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Does the diabetes drug, metformin, increase your lifespan


In 2014, a published article indicated that people who took metformin, a frontline treatment for type 2 diabetes, may live longer than those who didn’t. The drug gained a large amount of popularity as a potential longevity drug in certain health-enthusiast circles.

However, a lot of recent research rejects that conclusion, showing that individuals who take metformin have no difference in various mortality outcomes. In other words, the drug works for treating type 2 diabetes, but it does nothing to increase your lifespan.

As I like doing, I will review the recent research and determine if there is any indication that metformin is a miracle drug for aging and health.

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What is metformin?

Just for background, type 2 diabetes mellitus (or type 2 diabetes, T2DM) is a metabolic disorder that is characterized by high blood glucose with insulin resistance and relative insulin deficiency. In general, someone with T2DM produces low (or maybe even adequate) insulin levels, but various cells and organs become resistant to insulin, so cells don’t remove or store blood glucose.

Although the cause of T2DM is not completely understood, it results from a complex interaction between diet, obesity, genetics, age, and gender. Some of the causes of T2DM are under a person’s control, like diet and obesity, but many of the causal factors are not.

Metformin is used as a frontline medication to treat type 2 diabetes, first approved for use in the USA in 1994. Although its mechanism of action is not well understood, it appears to reduce gluconeogenesis (the production of glucose by the liver and other organs, which increases blood glucose levels), increase insulin sensitivity, and reduce appetite.

The research that claimed that metformin could increase lifespan did not adequately explain a biologically plausible mechanism that could account for such a result.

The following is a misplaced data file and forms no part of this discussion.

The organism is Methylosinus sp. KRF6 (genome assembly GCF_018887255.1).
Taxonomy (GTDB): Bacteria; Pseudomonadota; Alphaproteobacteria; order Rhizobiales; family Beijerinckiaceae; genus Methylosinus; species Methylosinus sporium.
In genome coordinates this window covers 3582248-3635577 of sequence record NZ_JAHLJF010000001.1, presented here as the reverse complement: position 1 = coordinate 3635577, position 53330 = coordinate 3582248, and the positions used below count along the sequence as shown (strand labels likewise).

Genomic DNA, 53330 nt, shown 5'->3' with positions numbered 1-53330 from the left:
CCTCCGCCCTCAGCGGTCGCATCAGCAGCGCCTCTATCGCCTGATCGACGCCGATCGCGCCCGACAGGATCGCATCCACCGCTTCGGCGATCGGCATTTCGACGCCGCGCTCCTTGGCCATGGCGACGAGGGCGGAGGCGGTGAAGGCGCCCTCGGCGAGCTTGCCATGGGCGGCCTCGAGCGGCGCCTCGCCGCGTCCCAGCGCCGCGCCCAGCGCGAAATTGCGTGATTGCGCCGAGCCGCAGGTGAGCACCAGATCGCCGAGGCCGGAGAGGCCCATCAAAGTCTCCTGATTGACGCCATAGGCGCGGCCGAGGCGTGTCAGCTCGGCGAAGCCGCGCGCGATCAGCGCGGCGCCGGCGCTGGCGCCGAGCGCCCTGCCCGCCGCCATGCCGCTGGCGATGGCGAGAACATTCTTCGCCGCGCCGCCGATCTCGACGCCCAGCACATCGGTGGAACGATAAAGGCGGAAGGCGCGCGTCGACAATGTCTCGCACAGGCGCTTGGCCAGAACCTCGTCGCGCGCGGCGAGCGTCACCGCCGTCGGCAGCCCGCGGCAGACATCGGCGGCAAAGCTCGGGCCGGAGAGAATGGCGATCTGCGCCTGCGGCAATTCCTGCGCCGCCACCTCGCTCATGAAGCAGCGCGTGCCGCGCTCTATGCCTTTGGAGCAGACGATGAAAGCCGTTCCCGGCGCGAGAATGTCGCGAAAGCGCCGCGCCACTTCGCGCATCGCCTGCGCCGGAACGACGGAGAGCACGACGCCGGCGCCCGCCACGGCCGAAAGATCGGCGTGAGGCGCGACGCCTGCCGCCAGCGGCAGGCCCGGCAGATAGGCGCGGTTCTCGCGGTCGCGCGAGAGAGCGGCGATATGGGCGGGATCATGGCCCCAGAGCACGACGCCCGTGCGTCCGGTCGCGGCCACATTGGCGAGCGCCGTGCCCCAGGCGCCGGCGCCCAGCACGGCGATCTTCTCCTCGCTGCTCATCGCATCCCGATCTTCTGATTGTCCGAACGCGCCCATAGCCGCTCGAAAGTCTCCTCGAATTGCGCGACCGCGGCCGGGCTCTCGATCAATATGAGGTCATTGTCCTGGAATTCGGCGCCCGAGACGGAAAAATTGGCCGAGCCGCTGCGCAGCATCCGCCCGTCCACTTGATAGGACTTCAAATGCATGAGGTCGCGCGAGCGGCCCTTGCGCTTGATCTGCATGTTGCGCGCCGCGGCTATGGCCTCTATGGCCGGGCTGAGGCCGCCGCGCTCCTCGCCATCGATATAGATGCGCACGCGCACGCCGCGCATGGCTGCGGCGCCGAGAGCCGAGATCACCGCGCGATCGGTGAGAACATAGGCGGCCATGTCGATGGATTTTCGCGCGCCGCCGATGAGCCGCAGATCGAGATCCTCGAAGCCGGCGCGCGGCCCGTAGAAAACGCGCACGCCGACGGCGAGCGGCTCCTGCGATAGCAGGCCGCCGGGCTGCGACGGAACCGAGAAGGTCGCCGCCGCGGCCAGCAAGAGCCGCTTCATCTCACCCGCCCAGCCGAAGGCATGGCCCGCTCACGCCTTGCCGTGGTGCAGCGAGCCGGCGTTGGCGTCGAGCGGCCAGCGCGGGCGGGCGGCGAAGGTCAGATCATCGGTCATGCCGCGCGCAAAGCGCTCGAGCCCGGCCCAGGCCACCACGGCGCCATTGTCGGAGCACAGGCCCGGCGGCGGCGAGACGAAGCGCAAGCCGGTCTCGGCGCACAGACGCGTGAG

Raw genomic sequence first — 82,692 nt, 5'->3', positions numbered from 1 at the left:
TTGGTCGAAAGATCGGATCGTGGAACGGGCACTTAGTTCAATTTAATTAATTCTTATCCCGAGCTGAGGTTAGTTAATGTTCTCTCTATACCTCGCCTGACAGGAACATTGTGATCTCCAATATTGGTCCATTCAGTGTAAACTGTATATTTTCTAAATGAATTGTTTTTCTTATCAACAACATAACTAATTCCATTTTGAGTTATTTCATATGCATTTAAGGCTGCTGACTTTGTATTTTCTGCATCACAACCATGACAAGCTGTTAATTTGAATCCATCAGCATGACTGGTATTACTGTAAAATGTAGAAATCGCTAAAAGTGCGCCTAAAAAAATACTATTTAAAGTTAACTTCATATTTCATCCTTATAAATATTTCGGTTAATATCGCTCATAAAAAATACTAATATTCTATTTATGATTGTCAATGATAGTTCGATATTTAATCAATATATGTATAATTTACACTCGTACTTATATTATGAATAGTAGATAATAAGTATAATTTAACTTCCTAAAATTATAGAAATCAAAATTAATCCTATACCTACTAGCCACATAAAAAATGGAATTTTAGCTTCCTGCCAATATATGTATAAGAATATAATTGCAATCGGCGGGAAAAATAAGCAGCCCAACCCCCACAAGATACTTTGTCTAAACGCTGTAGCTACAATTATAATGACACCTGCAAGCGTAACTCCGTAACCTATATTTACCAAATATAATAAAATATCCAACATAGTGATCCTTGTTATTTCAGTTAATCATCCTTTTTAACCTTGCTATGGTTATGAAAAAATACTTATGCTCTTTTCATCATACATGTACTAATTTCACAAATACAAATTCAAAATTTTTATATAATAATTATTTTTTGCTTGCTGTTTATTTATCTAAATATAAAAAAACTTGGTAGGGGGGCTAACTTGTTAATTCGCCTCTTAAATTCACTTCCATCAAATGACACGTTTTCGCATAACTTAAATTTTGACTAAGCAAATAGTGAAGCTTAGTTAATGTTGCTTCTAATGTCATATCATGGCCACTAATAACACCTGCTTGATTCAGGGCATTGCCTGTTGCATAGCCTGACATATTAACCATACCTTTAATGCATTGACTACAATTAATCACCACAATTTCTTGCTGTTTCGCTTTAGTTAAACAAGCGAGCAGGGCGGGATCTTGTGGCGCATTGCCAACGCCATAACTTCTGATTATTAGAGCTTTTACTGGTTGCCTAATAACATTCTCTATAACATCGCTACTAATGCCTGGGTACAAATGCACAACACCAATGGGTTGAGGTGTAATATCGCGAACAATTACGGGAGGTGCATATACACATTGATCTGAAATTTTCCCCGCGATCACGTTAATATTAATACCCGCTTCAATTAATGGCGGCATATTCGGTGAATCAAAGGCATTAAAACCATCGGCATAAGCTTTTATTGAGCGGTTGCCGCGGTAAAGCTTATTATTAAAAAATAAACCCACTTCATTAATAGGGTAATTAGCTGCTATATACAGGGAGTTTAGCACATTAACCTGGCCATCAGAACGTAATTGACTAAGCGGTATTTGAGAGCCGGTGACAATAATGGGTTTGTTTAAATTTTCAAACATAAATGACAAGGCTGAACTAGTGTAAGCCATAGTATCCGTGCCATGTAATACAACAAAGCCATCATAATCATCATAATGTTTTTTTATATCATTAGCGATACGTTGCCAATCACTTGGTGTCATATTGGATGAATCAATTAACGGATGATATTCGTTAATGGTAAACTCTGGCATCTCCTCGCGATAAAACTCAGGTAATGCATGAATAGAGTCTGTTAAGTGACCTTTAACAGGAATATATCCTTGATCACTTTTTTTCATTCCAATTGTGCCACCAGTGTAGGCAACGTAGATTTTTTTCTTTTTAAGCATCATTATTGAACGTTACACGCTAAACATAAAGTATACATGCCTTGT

Recent metformin research

Several papers have been published over the past few years that seem to show that metformin has little effect on lowering the risk of mortality and increasing lifespan. Below is a quick review of some of the research on the drug, and their conclusions.

  • In a paper published in December 2021 in Diabetes Care, researchers did a 21-year randomized controlled trial that found metformin didn’t reduce cancer, cardiovascular disease, or mortality rates in adults who were non-diabetic but at high risk for Type 2 diabetes. This paper convinced a lot of physicians who were touting metformin as the “fountain of youth” drug
  • In a paper published on 13 December 2022 in the International Journal of Epidemiology, the researchers attempted to repeat the 2014 study that started this craze. Instead, they found the drug wasn’t associated with a lifespan equal to or better than that of the general population.
  • In a systematic review and meta-analysis (considered at the top of the hierarchy of medical research) published on 8 July 2020 in BMJ Open Diabetes Research and Care, the researchers found that metformin use had no effect on the prevention of neurodegenerative diseases like Parkinson’s disease. In fact, metformin may be linked to a higher risk of Parkinson’s.
  • However, there is still positive news about using metformin. In a paper published on 5 August 2021 in Frontiers in Endocrinology (Lausanne), the researchers concluded that “via its ability to reduce early mortality associated with various diseases, including diabetes, cardiovascular disease, cognitive decline, and cancer, metformin can improve healthspan thereby extending the period of life spent in good health.” This does not mean it is a miracle drug, but it can reduce mortality in treating certain diseases, specifically type 2 diabetes.
  • In a paper published in 2018 in Current Medicinal Chemistry, the researchers concluded that metformin appeared to promote better organ function, increased physical resistance, disease resistance, and prolonged life expectancy.

Summary

Right now, the totality of research seems to not provide definitive evidence that metformin has any effect on aging or lowered mortality other than treating type 2 diabetes, which itself can lead to a shorter life and other poor medical outcomes that reduce lifespan.

However, I examined current or completed clinical trials involving metformin and aging, and there appear to be at least 10 that will try to answer whether the drug has an effect on long-term health outcomes. Clinical trials are what is required here — they may provide better evidence of the claim that metformin is a great drug for aging.

For the time being, I remain very skeptical of the research done so far. There are no large clinical trials that have shown the effects of the drug, and the studies that seem to be positive can’t determine if the positive effects are a result of treating or preventing type 2 diabetes rather than a mechanism that actually prevents aging.

Metformin is a relatively safe drug, so if some people use it in the hope that it will work, probably can do so safely. But for now, I’d say the evidence really doesn’t strongly support its effects. With the extensive clinical trials, maybe we will see some more definitive results in the future.

Citations

Michael Simpson
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